The musicians who have the greatest longer-term impact are the ones who have something new to say. But they are also usually harder to appreciate at first, because they're playing something we're not used to hearing. And so it will be for many who audition the compositions of Anthony Branker performed by Ascent, a jazz collective established to play his music.
The songs and arrangements not so much. They struck me as overly simple vehicles for some fine soloists. And what a collection of the relatively unheralded. Branker himself is a Senior Lecturer and conductor of University Jazz Ensembles at Princeton. He also plays trumpet, though not on this album. Bryan Carrott has played with dozens of well-known jazz and pop artists. Clifford Adams, Jr. is best known for a solo he took on a Kool & the Gang hit, "Joanna," but once toured with Ellington's band; Jonny King has gigged with Joshua Redman; Roy Hargrove and Joe Lovano. And Steve Wilson...
Carrott's vibraphone kicks things off as the first original, "Ascent," sets the stage for the entire album. All alone, he repeats a whole-tone interval with varied rhythm. The phrase reappears, sometimes altered, throughout the track giving it a unified feel. It's a perfect example of what I first heard as "overly simple," but then gradually realized was instead pretty clever, as are all of these tunes and arrangements. The soloists are outstanding partly because of the framework Branker has provided mildly exotic and with scales and changes that inspire. Maybe I had the same misguided initial reaction the first time I heard the few chord changes on the Kind of Blue album by Miles Davis.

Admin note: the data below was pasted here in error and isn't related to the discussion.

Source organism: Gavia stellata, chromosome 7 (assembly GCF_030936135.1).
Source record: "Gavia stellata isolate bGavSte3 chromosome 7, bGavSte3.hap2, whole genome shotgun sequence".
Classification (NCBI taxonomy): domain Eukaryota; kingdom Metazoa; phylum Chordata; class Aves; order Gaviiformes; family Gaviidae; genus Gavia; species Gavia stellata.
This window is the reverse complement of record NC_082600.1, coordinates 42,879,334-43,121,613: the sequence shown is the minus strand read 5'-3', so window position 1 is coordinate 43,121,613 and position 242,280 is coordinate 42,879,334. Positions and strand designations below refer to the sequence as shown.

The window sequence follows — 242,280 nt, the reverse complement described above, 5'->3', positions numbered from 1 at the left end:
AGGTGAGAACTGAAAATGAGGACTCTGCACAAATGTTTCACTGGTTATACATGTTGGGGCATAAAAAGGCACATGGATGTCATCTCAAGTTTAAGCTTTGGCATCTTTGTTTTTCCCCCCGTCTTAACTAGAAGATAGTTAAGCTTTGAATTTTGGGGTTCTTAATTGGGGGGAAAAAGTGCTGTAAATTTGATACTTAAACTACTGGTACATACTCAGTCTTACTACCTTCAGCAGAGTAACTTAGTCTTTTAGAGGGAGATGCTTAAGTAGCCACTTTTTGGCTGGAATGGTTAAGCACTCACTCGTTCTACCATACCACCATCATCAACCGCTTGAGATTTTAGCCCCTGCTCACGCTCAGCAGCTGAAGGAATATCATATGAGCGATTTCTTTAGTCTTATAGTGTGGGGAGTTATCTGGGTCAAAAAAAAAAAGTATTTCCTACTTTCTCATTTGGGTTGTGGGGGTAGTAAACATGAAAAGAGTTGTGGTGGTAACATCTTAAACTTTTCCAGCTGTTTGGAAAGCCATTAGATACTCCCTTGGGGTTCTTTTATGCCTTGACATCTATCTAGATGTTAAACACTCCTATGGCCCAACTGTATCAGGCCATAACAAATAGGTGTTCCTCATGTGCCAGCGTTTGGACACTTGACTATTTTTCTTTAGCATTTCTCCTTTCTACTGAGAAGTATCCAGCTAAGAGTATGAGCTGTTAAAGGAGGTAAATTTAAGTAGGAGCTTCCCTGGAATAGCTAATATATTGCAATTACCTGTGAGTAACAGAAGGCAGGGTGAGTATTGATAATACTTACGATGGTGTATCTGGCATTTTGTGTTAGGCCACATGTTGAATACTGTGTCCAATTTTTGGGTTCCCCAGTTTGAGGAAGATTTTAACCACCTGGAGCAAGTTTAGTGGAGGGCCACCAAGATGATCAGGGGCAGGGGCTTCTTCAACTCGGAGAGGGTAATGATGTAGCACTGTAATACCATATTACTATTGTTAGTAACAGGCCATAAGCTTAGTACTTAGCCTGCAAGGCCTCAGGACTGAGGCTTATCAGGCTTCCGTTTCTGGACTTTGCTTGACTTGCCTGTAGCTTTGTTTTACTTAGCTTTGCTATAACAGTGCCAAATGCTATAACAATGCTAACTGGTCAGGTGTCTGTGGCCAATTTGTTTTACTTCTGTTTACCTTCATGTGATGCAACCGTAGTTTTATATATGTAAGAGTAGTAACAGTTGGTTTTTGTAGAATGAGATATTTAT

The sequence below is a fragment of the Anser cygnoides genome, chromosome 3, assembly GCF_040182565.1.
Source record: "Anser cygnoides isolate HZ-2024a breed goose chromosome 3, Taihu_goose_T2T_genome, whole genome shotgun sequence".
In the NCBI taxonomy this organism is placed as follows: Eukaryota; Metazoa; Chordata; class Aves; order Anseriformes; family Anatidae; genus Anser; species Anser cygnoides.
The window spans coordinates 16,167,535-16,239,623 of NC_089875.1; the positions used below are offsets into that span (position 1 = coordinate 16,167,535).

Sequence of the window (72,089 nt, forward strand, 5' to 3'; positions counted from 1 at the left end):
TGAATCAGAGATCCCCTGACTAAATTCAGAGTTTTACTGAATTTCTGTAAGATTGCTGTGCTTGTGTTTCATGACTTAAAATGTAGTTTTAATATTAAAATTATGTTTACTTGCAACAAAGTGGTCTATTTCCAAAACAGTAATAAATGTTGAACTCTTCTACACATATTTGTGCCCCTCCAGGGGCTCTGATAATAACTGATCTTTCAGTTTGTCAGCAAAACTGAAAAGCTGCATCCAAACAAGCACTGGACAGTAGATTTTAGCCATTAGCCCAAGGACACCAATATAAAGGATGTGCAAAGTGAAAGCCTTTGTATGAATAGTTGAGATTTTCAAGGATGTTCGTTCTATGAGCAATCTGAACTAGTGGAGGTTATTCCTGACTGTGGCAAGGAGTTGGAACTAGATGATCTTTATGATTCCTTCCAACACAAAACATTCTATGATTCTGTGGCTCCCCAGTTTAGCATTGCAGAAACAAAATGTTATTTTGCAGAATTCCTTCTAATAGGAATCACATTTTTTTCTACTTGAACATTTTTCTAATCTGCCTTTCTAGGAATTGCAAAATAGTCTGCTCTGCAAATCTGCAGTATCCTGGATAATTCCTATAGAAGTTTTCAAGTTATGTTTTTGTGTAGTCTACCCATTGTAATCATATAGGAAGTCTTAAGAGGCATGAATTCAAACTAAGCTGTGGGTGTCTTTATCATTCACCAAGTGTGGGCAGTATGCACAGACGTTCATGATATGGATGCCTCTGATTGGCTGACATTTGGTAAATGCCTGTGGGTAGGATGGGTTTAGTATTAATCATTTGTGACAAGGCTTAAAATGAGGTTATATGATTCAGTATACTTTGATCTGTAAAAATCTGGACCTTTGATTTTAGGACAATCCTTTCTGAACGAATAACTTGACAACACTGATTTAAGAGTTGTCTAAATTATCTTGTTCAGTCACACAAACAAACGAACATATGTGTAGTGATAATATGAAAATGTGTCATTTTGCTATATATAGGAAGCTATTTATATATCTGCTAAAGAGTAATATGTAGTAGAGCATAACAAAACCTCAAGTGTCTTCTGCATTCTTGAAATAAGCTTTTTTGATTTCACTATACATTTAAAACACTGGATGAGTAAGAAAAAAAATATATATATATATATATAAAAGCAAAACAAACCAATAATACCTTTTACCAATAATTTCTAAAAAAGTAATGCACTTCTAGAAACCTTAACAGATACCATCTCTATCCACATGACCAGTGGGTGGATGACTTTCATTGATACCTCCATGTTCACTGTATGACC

The saxes here seem especially at home and fluent. The under-rated tenor of New Yorker Ralph Bowen flows smoothly on the first track. His soprano takes over on 'The Holy Innocent," a waltz, and then it's Steve Wilson's alto on the Afro-Cuban sounding "Crystal Angel."
Afro-Cuban rhythms and insistent, unusual melodies reappear on "Arise." Solos go to Bowen's medium-hard tenor, King's Latin-tinged piano, and Carrott's rapidly moving vibes. Renate Thoms gets to show conga prowess on this cut. Wilby Fletcher on a standard drum-set and bassist Belden Bullock solidly anchor most other tracks. Unfortunately, this was one of Fletcher's last recordings. The fine one-time McCoy Tyner drummer died in late 2009, about two years after it was made.
"Sacred Song" starts with an odd, quiet, slow string of piano chords that might be invoking Egyptian gods. The soloists keep the same mysterious vibe. "Blessings," on the other hand, has the closest to a conventional story. It's relaxed and breezy.